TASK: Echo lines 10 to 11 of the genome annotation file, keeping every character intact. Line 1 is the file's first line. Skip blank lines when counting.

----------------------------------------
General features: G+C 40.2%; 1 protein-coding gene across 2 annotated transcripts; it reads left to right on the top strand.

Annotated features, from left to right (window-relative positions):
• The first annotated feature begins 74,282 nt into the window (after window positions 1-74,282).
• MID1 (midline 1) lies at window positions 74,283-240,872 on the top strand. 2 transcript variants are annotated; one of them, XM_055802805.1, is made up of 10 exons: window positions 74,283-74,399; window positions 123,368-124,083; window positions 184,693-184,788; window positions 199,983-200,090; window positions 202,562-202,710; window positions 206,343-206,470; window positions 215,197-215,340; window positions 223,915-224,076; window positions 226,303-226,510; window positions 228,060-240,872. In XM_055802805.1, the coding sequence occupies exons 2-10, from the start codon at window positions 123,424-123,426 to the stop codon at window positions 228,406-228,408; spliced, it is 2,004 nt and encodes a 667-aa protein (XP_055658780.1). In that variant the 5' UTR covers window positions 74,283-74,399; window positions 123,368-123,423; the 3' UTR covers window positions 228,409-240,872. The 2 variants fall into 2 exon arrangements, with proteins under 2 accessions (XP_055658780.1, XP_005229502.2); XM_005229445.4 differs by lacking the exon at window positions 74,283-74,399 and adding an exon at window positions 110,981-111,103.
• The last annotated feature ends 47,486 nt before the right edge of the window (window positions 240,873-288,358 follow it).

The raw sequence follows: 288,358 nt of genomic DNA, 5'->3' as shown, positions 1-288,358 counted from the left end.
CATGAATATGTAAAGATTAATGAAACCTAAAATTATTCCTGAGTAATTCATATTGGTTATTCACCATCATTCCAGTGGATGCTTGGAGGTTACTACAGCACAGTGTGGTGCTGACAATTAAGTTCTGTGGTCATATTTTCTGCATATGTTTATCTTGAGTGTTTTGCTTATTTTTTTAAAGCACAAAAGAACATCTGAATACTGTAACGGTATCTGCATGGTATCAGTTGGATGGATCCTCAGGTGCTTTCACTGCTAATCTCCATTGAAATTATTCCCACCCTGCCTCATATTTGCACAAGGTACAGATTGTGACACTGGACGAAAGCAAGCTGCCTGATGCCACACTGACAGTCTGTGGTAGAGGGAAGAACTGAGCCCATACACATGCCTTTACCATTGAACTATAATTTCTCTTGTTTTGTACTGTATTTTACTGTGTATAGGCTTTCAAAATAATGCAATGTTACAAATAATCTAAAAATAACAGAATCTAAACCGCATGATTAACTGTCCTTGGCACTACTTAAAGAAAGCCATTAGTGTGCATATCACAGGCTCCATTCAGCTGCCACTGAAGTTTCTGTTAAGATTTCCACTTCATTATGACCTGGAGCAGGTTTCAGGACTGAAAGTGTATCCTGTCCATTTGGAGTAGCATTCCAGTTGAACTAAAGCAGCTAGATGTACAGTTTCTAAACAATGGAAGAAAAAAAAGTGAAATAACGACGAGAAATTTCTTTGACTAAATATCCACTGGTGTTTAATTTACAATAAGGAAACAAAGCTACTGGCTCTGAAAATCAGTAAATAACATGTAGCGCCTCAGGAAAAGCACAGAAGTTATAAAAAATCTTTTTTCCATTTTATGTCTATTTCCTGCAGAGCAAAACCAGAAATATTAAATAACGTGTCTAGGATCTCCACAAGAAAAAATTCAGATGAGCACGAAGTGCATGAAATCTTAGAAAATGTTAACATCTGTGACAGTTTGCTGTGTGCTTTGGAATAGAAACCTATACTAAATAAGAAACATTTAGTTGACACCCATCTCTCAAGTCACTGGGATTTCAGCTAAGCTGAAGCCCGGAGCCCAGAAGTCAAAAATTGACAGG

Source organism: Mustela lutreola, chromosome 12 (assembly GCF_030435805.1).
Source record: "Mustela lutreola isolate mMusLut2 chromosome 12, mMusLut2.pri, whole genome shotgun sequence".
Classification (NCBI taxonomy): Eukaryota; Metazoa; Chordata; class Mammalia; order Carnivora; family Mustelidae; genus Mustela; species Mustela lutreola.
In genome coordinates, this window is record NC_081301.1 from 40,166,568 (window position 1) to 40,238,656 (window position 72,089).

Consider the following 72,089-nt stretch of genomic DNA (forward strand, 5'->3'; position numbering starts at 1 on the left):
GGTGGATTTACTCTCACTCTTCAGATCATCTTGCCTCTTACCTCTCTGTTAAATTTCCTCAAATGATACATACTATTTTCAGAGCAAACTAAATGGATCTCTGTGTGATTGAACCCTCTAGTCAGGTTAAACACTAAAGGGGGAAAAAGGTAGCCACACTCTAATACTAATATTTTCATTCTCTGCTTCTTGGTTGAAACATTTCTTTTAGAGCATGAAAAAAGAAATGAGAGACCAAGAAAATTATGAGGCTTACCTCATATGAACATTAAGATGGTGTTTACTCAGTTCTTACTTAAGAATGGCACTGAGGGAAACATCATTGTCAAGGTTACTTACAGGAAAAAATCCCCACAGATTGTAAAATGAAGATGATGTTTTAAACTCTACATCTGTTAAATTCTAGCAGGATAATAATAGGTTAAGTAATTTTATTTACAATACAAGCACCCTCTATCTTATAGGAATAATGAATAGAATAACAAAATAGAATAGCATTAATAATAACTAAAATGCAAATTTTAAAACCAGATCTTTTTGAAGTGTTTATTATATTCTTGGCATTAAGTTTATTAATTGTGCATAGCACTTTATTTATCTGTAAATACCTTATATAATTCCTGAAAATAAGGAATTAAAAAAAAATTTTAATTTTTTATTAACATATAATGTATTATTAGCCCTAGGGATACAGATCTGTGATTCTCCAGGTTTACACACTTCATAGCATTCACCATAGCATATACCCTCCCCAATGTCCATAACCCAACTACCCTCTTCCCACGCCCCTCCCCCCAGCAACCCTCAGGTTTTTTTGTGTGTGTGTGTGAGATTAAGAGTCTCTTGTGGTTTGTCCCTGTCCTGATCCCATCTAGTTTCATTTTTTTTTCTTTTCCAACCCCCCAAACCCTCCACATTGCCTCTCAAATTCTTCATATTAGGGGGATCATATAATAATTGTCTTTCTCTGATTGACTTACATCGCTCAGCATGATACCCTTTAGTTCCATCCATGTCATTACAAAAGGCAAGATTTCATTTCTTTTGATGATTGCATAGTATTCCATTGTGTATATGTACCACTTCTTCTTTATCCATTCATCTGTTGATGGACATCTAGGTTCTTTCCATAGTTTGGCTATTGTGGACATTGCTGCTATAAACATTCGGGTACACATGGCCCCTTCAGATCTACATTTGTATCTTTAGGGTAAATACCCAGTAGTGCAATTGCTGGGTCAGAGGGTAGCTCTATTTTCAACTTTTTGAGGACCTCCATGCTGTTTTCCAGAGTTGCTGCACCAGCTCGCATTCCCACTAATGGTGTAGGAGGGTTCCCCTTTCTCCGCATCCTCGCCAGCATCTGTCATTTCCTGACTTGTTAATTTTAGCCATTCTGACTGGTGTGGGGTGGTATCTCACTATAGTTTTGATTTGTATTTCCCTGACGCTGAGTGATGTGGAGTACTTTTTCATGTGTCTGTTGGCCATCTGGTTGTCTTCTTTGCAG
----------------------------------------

Classification (NCBI taxonomy): Eukaryota; Metazoa; Chordata; class Mammalia; order Carnivora; family Mustelidae; genus Mustela; species Mustela lutreola.
In genome coordinates, this window is record NC_081301.1 from 40,166,568 (window position 1) to 40,238,656 (window position 72,089).